Are Drones Precision Weapons?

There is actually little evidence to suggest that drone strikes are as accurate as the American military and political establishment claim. But this myth of accuracy, and the numbers often trotted out to confirm this myth, hides two crucial facts: one, that the statistics that ‘confirm’ the accuracy are based on a broad, sweeping definition of who is counted as a ‘militant’, and two, that the target selection process relies heavily on ground intelligence, almost all of which comes from paid informants, spies and collaborators. Yet, the CIA and the US political and military administration consistently repeat the claims about the accuracy and precision of their drone campaigns.

In fact, their precision was one of the central focus in a speech given by John Brennan, the Deputy National Security Advisor for Homeland Security and Counter-terrorism. The speech, given at the Woodrow Wilson International Center for Scholars on April 30, 2012, was the first official statement about the government’s drone program, in which Brennan made many claims including that:

Targeted strikes conform to the principle of distinction—the idea that only military objectives may be intentionally targeted and that civilians are protected from being intentionally targeted.  With the unprecedented ability of remotely piloted aircraft to precisely target a military objective while minimizing collateral damage, one could argue that never before has there been a weapon that allows us to distinguish more effectively between an al-Qa’ida terrorist and innocent civilians.

For the same reason, targeted strikes conform to the principle of humanity which requires us to use weapons that will not inflict unnecessary suffering.  For all these reasons, I suggest to you that these targeted strikes against al-Qa’ida terrorists are indeed ethical and just.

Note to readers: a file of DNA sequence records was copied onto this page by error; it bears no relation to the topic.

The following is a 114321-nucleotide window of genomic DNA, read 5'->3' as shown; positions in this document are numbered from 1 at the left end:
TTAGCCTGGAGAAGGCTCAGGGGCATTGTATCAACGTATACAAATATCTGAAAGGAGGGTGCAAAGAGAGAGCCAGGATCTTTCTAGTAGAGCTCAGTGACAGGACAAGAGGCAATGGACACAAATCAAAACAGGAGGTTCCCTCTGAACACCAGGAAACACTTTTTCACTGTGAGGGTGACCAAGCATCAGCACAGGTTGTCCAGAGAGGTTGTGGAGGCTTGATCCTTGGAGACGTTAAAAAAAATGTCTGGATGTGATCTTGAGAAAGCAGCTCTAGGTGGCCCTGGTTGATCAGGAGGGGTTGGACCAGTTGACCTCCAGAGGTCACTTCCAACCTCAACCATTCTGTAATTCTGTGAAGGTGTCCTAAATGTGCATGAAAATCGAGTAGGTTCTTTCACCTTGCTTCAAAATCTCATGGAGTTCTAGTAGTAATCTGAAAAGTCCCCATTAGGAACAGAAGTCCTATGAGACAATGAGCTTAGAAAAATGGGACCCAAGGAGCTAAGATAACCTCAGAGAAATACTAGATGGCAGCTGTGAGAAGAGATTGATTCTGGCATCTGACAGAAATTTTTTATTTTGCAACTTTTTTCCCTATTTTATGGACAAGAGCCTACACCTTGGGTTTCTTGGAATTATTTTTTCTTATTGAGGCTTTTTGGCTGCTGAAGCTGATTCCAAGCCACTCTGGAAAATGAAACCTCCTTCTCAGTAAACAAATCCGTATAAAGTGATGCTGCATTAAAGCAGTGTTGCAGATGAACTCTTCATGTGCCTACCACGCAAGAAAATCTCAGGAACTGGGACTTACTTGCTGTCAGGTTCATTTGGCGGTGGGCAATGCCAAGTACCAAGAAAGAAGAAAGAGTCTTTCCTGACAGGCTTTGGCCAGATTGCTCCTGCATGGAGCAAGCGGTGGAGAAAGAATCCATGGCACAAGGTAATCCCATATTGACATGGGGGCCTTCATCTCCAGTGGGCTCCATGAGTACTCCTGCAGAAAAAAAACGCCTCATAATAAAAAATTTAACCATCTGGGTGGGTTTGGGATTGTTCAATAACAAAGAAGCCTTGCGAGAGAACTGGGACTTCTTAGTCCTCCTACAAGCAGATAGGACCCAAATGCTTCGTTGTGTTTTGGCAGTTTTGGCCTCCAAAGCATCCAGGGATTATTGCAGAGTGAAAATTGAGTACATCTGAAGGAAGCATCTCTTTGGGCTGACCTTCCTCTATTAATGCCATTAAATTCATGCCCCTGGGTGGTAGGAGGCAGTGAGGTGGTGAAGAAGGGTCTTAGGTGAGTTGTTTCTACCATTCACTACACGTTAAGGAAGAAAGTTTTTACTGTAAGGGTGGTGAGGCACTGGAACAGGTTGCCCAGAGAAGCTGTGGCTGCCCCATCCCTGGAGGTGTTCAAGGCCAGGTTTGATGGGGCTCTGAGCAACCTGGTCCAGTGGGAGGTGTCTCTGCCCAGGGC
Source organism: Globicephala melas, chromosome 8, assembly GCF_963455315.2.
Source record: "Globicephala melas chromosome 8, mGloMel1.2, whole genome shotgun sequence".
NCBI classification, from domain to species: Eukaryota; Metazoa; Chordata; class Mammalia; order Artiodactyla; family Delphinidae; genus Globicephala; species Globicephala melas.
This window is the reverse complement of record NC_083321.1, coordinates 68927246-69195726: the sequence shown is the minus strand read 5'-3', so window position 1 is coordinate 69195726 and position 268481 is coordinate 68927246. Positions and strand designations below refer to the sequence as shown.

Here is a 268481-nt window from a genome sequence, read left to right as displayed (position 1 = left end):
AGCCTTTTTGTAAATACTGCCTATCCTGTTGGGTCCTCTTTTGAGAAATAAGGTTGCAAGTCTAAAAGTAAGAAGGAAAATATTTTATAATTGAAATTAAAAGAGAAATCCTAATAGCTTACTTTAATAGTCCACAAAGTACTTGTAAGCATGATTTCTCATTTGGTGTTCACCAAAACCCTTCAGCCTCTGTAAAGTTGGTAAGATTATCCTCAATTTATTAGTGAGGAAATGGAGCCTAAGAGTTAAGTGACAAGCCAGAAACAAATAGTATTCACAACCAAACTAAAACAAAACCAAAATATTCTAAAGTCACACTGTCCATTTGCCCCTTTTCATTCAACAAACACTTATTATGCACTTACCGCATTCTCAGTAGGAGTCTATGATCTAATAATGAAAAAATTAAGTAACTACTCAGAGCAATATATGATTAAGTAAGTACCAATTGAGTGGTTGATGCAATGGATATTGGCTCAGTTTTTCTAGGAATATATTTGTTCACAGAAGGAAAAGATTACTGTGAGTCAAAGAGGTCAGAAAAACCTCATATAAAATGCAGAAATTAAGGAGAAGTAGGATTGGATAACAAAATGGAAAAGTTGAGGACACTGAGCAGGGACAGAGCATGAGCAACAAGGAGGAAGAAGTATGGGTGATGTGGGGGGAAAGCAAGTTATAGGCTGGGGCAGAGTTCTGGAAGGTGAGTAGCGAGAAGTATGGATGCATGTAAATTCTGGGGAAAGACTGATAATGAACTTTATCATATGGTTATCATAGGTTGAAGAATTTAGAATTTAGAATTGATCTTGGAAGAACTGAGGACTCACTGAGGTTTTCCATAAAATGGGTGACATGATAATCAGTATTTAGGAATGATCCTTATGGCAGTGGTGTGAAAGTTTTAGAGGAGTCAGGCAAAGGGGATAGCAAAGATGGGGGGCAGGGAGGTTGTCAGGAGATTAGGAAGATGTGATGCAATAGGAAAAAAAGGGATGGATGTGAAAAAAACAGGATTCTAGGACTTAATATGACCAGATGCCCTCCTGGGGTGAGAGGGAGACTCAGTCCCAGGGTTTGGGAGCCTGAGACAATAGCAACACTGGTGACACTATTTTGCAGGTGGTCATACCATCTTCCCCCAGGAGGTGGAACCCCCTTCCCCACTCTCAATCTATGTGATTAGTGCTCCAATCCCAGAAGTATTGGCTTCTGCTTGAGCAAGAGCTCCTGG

That is not the case. Brennan referred to the Authorization for Use of Military Force (AUMF), passed by Congress on September 14, 2001, which ‘permitted’ President Bush ‘to use all necessary and appropriate force against those nations, organizations, or persons he determines planned, authorized, committed, or aided the terrorist attacks that occurred on September 11, 2001, or harbored such organizations or persons, in order to prevent any future acts of international terrorism against the United States by such nations, organizations or persons.”

But the AUMF is a deeply flawed document and the one that laid the foundations for a perpetual ‘war against terror’, and permitted mass surveillance, indefinite detentions, pre-emptive invasions, use of torture and other questionable and illegal practices. It has been variously challenged, and questioned. In fact, Barbara Lee was the sole lawmaker to vote against the AUMF and has recently argued that:

Over the past [decade], this broad authorization of force has had far-reaching implications which shake the very foundations of our great nation and democracy. It has been used to justify warrantless surveillance and wiretapping activities, indefinite detention practices that fly in the face of our constitutional values, extrajudicial targeted-killing operations, and a policy of borderless and open-ended war that threatens to indefinitely extend US military engagement around the world.

As Gregory Johnson of Buzzfeed pointed out:

Unbound by time and unlimited by geography, the sentence has been stretched and expanded over the past decade, sprouting new meanings and interpretations as two successive administrations have each attempted to keep pace with an evolving threat while simultaneously maintaining the security of the homeland. In the process, what was initially thought to authorize force against al-Qaeda and the Taliban in Afghanistan has now been used to justify operations in several countries across multiple continents and, at least theoretically, could allow the president — any president — to strike anywhere at anytime. What was written in a few days of fear has now come to govern years of action.